BLAINE, Wash. — This tiny border town, where northbound Interstate 5 meets the 49th parallel on its way into Canada, may not know it yet but it’s at the center of something big — a mythical land named “Cascadia.”
It’s only a stretch of the imagination for a town accustomed to being in between things — Blaine’s main street has long catered to Canadian motorists stopping off for one last tank of cheap American gas on their way home from tax-free shopping sprees in the malls of nearby Bellingham, Wash.
But in the major cities along the Interstate 5 corridor, a grandiose vision of this frontier is emerging. The idea is to make the border disappear — or at least make it more porous — by integrating local economies into a transnational region, a Cascadian marketplace with enough population and combined financial clout to compete aggressively in the global economy.
Talk of Cascadia and the region’s common economic destiny is rising to a crescendo in think tanks and government offices from Portland, Ore., to Seattle to Vancouver, Canada. Rival groups and task forces are pondering the potential of cross-border regionalism. Cascadia is a hot topic, sizzling in the rain forests of the north.
What’s happening up here is exactly what isn’t happening along the border between Mexico and California, Arizona and Texas, where divisiveness over immigration problems and cultural chasms militate against a strong regional identity.
Duty-free border factories — the maquilladora phenomenon — may be creating a Southwestern alliance for global competition, especially with the North American Free Trade Agreement in sight. But affinity with Mexico remains a contentious matter for many Americans, in sharp contrast to the empathy binding western Canada with the Pacific Northwest.
Cascadians see themselves as simpatico — “children of a common mother,” as the inscription says on the Peace Arch at the Blaine border crossing.
Soon they will even have their own flag to hail. A glossy Vancouver-based business magazine, New Pacific, is sponsoring a contest for a Cascadian flag, offering a $2,000 award for the design readers like best. Entries submitted by subscribers on both sides of the border have favored the greens and blues of the region’s natural habitat.
Indeed, 11.2 million people in the core of conceptual Cascadia — Oregon, Washington and British Columbia — share a multitude of cultural values, most notably a passionate involvement with the environment and a laid-back style of doing business.
Cascadians of both nationalities also have a common mistrust of their remote federal governments on the eastern side of the continent, making a north-south alliance seem entirely reasonable.
The Cascadian vision is not without its detractors. Some Canadians simply don’t like the sound of the name, which apparently arouses visceral fears of a separatist movement in the style of Quebec.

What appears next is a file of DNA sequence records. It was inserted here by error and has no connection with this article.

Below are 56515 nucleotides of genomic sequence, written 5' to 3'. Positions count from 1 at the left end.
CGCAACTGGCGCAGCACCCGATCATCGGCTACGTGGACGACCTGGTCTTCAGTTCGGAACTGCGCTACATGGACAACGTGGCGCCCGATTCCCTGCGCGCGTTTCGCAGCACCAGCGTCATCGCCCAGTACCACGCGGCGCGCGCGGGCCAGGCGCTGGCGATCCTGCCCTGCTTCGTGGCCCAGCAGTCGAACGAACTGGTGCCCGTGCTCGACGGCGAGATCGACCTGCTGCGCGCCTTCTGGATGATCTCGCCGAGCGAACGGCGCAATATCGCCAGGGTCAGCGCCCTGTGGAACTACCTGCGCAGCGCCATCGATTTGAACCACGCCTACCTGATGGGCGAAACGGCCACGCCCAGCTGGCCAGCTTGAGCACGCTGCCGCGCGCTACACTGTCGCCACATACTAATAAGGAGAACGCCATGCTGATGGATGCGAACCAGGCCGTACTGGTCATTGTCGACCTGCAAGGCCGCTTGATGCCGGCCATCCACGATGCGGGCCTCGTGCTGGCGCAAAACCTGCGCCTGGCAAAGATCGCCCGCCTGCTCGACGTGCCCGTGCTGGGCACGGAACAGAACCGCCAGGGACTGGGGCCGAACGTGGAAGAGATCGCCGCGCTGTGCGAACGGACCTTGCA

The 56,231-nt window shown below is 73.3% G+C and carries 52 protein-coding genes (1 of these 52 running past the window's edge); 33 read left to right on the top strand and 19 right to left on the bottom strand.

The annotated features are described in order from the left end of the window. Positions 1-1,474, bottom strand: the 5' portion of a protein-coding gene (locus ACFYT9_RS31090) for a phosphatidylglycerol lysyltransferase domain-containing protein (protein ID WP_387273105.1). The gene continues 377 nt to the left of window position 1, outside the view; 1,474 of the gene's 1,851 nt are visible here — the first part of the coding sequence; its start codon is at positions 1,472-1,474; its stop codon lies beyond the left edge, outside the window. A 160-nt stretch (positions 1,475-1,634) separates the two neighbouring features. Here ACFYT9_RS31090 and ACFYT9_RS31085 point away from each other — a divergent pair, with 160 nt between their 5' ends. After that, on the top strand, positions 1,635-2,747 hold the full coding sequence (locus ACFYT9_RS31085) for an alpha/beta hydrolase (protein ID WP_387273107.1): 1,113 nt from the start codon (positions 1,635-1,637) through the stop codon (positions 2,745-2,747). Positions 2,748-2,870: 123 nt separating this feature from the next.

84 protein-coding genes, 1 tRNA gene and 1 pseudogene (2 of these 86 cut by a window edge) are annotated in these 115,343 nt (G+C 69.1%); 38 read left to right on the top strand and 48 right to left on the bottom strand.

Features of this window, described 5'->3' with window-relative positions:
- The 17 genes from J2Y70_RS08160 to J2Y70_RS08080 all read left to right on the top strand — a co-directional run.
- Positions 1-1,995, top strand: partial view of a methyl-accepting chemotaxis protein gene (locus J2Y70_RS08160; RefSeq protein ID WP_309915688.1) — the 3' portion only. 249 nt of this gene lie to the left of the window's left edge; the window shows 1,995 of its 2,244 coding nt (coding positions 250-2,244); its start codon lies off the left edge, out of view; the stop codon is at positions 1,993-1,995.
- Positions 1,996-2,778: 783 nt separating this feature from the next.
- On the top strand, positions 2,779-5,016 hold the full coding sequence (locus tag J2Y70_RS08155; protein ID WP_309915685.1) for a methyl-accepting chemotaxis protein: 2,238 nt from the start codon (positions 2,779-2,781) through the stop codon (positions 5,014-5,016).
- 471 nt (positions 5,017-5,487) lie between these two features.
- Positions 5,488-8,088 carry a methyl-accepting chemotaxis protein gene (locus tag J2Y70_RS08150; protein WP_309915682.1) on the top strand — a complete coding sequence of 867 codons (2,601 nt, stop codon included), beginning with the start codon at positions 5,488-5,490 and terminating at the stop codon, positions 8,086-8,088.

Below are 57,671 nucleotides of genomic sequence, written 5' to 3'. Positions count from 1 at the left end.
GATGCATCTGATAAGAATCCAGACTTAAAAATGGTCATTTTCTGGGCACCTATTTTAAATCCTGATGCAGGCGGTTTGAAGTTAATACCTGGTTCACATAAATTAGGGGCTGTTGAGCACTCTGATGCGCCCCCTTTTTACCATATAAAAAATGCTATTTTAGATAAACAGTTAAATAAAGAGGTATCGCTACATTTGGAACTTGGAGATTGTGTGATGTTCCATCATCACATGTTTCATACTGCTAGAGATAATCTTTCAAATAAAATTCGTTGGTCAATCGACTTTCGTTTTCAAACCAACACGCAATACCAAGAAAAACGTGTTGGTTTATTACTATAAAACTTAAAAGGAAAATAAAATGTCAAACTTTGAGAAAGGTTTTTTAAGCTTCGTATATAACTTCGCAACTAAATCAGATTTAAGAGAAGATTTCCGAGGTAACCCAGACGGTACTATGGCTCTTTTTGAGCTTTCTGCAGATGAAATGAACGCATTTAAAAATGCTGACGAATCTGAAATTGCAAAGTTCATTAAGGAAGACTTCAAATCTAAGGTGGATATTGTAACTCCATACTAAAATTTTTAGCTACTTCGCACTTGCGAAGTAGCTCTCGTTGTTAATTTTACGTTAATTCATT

Worse yet, the allusion to the Cascade Mountains on the U.S. side of the border smacks to some of Yankee hegemony. (In fact, the same mountain chain is called the Coast Range north of the border.)
Here in Blaine, meanwhile, Cascadia suffers from a distinct lack of name recognition. The clerk at a tobacco and espresso shop drew a blank at the word.
Down the street at Tony’s Diner, next to a palm reader in an old train caboose, the waitress had a flicker of recognition. “Cascadia? That’s a good question,” said Rochelle, who didn’t give her last name. “I don’t know exactly where it is, but I’ve seen it. My husband’s a truck driver, and I sometimes go along with him.”
In fact, there is a town named Cascadia in central Oregon, with a population of about 200 people.
But ask about greater Cascadia’s elusive coordinates at the region’s think tanks, and researchers will load up a visitor with maps, articles, speeches on the borderless economy and bureaucratic briefing books in three-ring binders.
“We’re not really talking about bulldozing the border,” said John Miller, senior researcher at Seattle’s Discovery Institute and a former Republican congressman who represented the city’s northern suburbs until January. “It’s about building a strategic alliance.”
If there’s a tangible skeleton on which to hang the flesh of the Cascadian dream, it could be Miller’s pet project: the high-speed railroad he wants to see connect Eugene, Ore., to Vancouver along the Cascadia corridor.
Amtrak axed its 4 1/2-hour Seattle-Vancouver route in 1981 because of border hassles and low ridership. But it plans to revive service sometime next year, getting the run down to 2 hours, 50 minutes with modest track repairs and higher speed limits.
Ultimately, Miller’s Cascadia Corridor Transportation and Trade Task Force hopes to galvanize the region with futuristic rail technology. Experimental magnetic levitation (maglev) trains like those in Japan and Germany could leave Amtrak in the dust.
Miller and Rep. Ron Wyden (D-Ore.) led a successful effort to have the Eugene-Vancouver link designated one of five high-speed rail corridor studies funded by the federal government. Yet communication with Canadian authorities on the $15-billion project is off to a slow start, suggesting that Cascadia fever has a long way to go before it can produce a bilateral pork barrel.
“We’ve learned in the past year or two that tremendous political differences remain,” Miller said. “The Canadians don’t have our nonpartisan tradition for dealing with issues like this.” In other areas, cooperation is beginning to bear fruit, or at least seeds:
* Tourism officials in British Columbia and Washington state are teaming up to market the “Two-Nation Vacation,” a campaign primarily aimed at hooking big-spending Japanese visitors.
* A special “PACE” lane at the Blaine border crossing allows preregistered commuters with stickers on their windshields to zip past customs agents. They declare duties on the honor system, paying by credit card.
* The president of Vancouver’s stock market has proposed a “Cascadia Stock Exchange” to raise capital for regional companies.
* There’s even some preliminary discussion about joint marketing schemes for the region’s major ports, which now compete fiercely for Asian business — each claiming to be the “gateway to the Pacific.”